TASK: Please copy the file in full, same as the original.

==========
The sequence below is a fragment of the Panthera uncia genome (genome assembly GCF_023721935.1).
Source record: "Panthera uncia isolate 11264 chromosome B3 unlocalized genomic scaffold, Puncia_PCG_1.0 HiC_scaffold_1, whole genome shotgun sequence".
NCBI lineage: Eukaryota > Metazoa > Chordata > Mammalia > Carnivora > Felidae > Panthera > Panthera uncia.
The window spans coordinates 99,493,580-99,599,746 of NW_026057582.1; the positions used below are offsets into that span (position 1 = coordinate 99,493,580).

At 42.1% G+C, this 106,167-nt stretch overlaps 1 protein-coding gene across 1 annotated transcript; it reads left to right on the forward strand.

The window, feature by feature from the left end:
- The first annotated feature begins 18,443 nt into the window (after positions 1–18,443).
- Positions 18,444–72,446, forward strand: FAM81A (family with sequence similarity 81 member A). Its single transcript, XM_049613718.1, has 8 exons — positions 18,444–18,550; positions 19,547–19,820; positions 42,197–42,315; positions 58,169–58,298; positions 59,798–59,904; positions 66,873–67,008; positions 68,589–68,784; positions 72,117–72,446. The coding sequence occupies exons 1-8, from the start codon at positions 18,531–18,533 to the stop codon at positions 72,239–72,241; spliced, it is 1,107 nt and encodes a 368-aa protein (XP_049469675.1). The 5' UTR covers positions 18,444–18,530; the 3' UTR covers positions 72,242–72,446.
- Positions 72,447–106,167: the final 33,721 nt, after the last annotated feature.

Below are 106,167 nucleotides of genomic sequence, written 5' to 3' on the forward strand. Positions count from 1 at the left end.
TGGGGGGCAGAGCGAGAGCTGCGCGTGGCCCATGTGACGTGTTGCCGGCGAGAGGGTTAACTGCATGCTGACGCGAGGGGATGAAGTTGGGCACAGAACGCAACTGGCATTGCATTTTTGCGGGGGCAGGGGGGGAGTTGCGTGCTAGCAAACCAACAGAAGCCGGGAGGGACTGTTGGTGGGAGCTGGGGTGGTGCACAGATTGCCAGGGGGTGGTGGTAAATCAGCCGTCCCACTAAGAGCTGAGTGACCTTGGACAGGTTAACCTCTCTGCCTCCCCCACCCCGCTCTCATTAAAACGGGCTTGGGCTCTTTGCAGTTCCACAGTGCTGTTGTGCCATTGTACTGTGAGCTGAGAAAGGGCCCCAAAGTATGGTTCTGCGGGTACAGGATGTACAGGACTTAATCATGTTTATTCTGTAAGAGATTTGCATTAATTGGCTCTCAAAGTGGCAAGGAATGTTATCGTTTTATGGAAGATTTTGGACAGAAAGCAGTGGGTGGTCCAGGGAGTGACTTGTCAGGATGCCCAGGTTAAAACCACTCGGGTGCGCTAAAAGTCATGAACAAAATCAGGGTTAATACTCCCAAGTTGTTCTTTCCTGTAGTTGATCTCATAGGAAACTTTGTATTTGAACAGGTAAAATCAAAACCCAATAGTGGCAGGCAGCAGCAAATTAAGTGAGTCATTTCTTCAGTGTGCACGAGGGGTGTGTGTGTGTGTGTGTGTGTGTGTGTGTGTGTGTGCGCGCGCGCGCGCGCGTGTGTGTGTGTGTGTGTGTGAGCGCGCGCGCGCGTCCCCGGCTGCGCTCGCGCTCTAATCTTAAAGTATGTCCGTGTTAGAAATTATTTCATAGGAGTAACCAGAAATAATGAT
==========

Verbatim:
The sequence below is a fragment of the Panthera uncia genome (genome assembly GCF_023721935.1).
Source record: "Panthera uncia isolate 11264 chromosome B3 unlocalized genomic scaffold, Puncia_PCG_1.0 HiC_scaffold_1, whole genome shotgun sequence".
NCBI lineage: Eukaryota > Metazoa > Chordata > Mammalia > Carnivora > Felidae > Panthera > Panthera uncia.
The window spans coordinates 99,493,580-99,599,746 of NW_026057582.1; the positions used below are offsets into that span (position 1 = coordinate 99,493,580).

At 42.1% G+C, this 106,167-nt stretch overlaps 1 protein-coding gene across 1 annotated transcript; it reads left to right on the forward strand.

The window, feature by feature from the left end:
- The first annotated feature begins 18,443 nt into the window (after positions 1–18,443).
- Positions 18,444–72,446, forward strand: FAM81A (family with sequence similarity 81 member A). Its single transcript, XM_049613718.1, has 8 exons — positions 18,444–18,550; positions 19,547–19,820; positions 42,197–42,315; positions 58,169–58,298; positions 59,798–59,904; positions 66,873–67,008; positions 68,589–68,784; positions 72,117–72,446. The coding sequence occupies exons 1-8, from the start codon at positions 18,531–18,533 to the stop codon at positions 72,239–72,241; spliced, it is 1,107 nt and encodes a 368-aa protein (XP_049469675.1). The 5' UTR covers positions 18,444–18,530; the 3' UTR covers positions 72,242–72,446.
- Positions 72,447–106,167: the final 33,721 nt, after the last annotated feature.

Below are 106,167 nucleotides of genomic sequence, written 5' to 3' on the forward strand. Positions count from 1 at the left end.
TGGGGGGCAGAGCGAGAGCTGCGCGTGGCCCATGTGACGTGTTGCCGGCGAGAGGGTTAACTGCATGCTGACGCGAGGGGATGAAGTTGGGCACAGAACGCAACTGGCATTGCATTTTTGCGGGGGCAGGGGGGGAGTTGCGTGCTAGCAAACCAACAGAAGCCGGGAGGGACTGTTGGTGGGAGCTGGGGTGGTGCACAGATTGCCAGGGGGTGGTGGTAAATCAGCCGTCCCACTAAGAGCTGAGTGACCTTGGACAGGTTAACCTCTCTGCCTCCCCCACCCCGCTCTCATTAAAACGGGCTTGGGCTCTTTGCAGTTCCACAGTGCTGTTGTGCCATTGTACTGTGAGCTGAGAAAGGGCCCCAAAGTATGGTTCTGCGGGTACAGGATGTACAGGACTTAATCATGTTTATTCTGTAAGAGATTTGCATTAATTGGCTCTCAAAGTGGCAAGGAATGTTATCGTTTTATGGAAGATTTTGGACAGAAAGCAGTGGGTGGTCCAGGGAGTGACTTGTCAGGATGCCCAGGTTAAAACCACTCGGGTGCGCTAAAAGTCATGAACAAAATCAGGGTTAATACTCCCAAGTTGTTCTTTCCTGTAGTTGATCTCATAGGAAACTTTGTATTTGAACAGGTAAAATCAAAACCCAATAGTGGCAGGCAGCAGCAAATTAAGTGAGTCATTTCTTCAGTGTGCACGAGGGGTGTGTGTGTGTGTGTGTGTGTGTGTGTGTGTGTGTGCGCGCGCGCGCGCGCGTGTGTGTGTGTGTGTGTGTGAGCGCGCGCGCGCGTCCCCGGCTGCGCTCGCGCTCTAATCTTAAAGTATGTCCGTGTTAGAAATTATTTCATAGGAGTAACCAGAAATAATGAT